If you favour pleats and turn-ups on your shorts, a classic chino cut pairs perfectly with loafers or driving shoes, particularly if the latter are suede. (Tod’s make the archetypal version.) Chino shorts come in any number of colours, but if versatility is your goal, lean towards classic, all-American shades of tan and stone. This style works well if you prefer to tuck your shirt into your trousers and can be twinned with a chambray button-down shirt for work. Don’t forget to wear a belt; a woven one is nonchalant but still suitably stylish. The best accessory, however, is a pair of tanned calves, so remember to slap on the appropriate SPF sun cream every day to protect and moisturise your legs.
The leather uppers of a loafer or driving shoe can stick uncomfortably to your feet in the heat so, as well as wearing no-show socks, you might want to dust the top of your feet lightly with talc to keep your skin dry.
How to wear lace-ups
Perfect for: summer days in the office
The advent of city shorts has meant that lace-ups have found a new summer role. That said, the gentlemen of Bermuda have been wearing them with shorts for years. Black Oxfords won’t work, but rubber-soled brown brogues can look great. If you are looking for something lighter, styles in woven burnished leather or hand-coloured raffia inspired by Sicilian fishermen are cool in every sense of the word.
Think smart and take inspiration from your suits, rather than your swim shorts. Your shorts should be tailored to the leg. You don’t want any unfortunate gaping or risk being nicknamed Plums by your colleagues from thereafter. Length-wise, they should finish just above the knee. Twin the shorts with a blazer or a blouson for an alternative to a suit jacket when the heat is on.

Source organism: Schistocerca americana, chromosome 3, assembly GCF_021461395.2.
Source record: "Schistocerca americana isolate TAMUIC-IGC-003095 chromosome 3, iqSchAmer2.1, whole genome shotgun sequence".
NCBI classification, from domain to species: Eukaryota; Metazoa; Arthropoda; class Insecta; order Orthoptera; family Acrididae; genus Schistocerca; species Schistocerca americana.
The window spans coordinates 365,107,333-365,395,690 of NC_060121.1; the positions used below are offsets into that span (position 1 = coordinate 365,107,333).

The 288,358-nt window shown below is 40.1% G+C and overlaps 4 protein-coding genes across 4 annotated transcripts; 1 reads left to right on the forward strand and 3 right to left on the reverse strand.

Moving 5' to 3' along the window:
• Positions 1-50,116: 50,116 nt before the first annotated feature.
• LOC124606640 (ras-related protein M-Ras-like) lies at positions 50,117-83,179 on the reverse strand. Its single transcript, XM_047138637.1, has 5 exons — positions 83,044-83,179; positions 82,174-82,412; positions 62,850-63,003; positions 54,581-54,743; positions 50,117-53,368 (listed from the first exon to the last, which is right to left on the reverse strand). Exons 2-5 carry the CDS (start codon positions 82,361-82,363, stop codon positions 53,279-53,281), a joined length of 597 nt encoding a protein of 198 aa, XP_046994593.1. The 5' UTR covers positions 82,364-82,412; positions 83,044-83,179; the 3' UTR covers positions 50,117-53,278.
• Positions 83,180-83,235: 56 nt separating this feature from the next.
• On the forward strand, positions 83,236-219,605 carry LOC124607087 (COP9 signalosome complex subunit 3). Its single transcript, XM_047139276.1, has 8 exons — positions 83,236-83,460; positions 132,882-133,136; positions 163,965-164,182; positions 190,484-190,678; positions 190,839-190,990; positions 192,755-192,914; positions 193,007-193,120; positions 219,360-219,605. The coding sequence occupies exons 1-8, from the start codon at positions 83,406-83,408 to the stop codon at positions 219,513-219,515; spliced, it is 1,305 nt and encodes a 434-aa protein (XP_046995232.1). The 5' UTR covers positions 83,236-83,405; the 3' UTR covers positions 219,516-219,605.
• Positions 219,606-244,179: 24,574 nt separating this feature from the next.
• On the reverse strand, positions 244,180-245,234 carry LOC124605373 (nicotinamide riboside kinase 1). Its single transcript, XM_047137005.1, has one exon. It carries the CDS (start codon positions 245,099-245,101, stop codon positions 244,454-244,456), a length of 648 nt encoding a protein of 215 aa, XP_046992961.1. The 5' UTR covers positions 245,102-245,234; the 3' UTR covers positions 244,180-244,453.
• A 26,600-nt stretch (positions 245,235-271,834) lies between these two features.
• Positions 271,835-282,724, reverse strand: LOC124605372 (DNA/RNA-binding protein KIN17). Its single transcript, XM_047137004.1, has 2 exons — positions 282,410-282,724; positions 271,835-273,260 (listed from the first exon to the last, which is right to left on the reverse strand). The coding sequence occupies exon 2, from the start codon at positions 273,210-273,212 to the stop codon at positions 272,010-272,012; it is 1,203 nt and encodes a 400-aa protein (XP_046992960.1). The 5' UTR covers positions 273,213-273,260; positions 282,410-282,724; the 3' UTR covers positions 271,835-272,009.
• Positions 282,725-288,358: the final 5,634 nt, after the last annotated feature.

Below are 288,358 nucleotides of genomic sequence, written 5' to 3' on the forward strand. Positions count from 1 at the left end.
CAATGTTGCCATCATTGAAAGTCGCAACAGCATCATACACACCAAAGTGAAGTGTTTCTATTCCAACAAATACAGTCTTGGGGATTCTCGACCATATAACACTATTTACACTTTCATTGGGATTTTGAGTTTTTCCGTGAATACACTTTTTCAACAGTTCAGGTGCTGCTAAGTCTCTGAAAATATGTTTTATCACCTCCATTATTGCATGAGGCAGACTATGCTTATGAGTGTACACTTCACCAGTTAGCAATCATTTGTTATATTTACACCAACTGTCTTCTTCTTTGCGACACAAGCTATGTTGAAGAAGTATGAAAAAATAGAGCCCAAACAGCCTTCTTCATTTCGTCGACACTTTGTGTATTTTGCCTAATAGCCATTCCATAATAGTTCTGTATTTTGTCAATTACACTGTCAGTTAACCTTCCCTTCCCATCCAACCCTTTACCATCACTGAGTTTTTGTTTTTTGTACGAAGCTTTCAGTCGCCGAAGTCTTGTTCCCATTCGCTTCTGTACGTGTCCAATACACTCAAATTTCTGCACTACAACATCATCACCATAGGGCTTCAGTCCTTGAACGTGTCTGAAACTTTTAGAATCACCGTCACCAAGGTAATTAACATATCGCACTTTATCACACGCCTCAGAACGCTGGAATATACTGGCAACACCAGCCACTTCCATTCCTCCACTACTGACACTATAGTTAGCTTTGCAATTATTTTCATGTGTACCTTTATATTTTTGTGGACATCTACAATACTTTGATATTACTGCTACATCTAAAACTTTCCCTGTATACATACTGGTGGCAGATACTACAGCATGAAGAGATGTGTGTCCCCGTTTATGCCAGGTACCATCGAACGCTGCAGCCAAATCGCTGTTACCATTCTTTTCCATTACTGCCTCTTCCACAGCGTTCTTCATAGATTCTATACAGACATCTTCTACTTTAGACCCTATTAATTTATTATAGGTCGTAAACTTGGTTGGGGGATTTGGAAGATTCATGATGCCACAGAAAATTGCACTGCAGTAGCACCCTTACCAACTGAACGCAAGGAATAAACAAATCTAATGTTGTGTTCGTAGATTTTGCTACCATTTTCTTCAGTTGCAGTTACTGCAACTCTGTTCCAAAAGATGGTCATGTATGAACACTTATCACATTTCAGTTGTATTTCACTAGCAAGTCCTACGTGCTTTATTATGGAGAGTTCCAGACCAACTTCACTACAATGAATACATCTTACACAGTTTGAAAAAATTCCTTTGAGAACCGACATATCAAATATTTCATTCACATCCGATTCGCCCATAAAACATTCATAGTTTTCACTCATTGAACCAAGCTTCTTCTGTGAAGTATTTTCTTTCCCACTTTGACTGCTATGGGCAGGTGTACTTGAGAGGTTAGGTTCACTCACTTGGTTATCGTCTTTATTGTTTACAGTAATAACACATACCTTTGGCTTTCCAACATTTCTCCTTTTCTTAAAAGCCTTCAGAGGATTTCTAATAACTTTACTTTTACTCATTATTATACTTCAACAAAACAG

Classic Bermuda shorts are traditionally worn with long socks, but this does seem to defeat the object somewhat when it is roasting outside, so secret socks work perfectly. Don’t be tempted to tie your laces too tightly as feet tend to swell in the heat. Alternatively, go for good-quality fine lisle ankle socks in a light colour. Navy and black are difficult to pull off and white is a no-no if you’re aiming for a smart look.
How to wear sandals
Perfect for: beach bars or lunches on a terrace overlooking the ocean
When you’re after maximum exposure, twin short shorts with a pair of sandals. To dress them up, look out for a sharper style of leather sandal, and if you are going to be driving, consider a pair with a back strap so your feet don’t slip off the pedals.
If you don’t want to expose too much thigh, go for loose cargo shorts in linen blends and think casual with Birkenstock-style sandals. If you’re travelling and want to head straight to the beach after getting off the plane, a pair of longer, tailored Orlebar Brown swim shorts are perfect. Slides are great for air travel, too, because you can simply kick them off when you pass through security.
The old taboo of not wearing socks with sandals is well past its sell-by date – it’s up to you. If you prefer to go sockless, though, do consider having a pedicure. Ugly nails are never in style. And remember to spray insect repellent on your feet in the evening. Bites can rub uncomfortably against those sandal straps.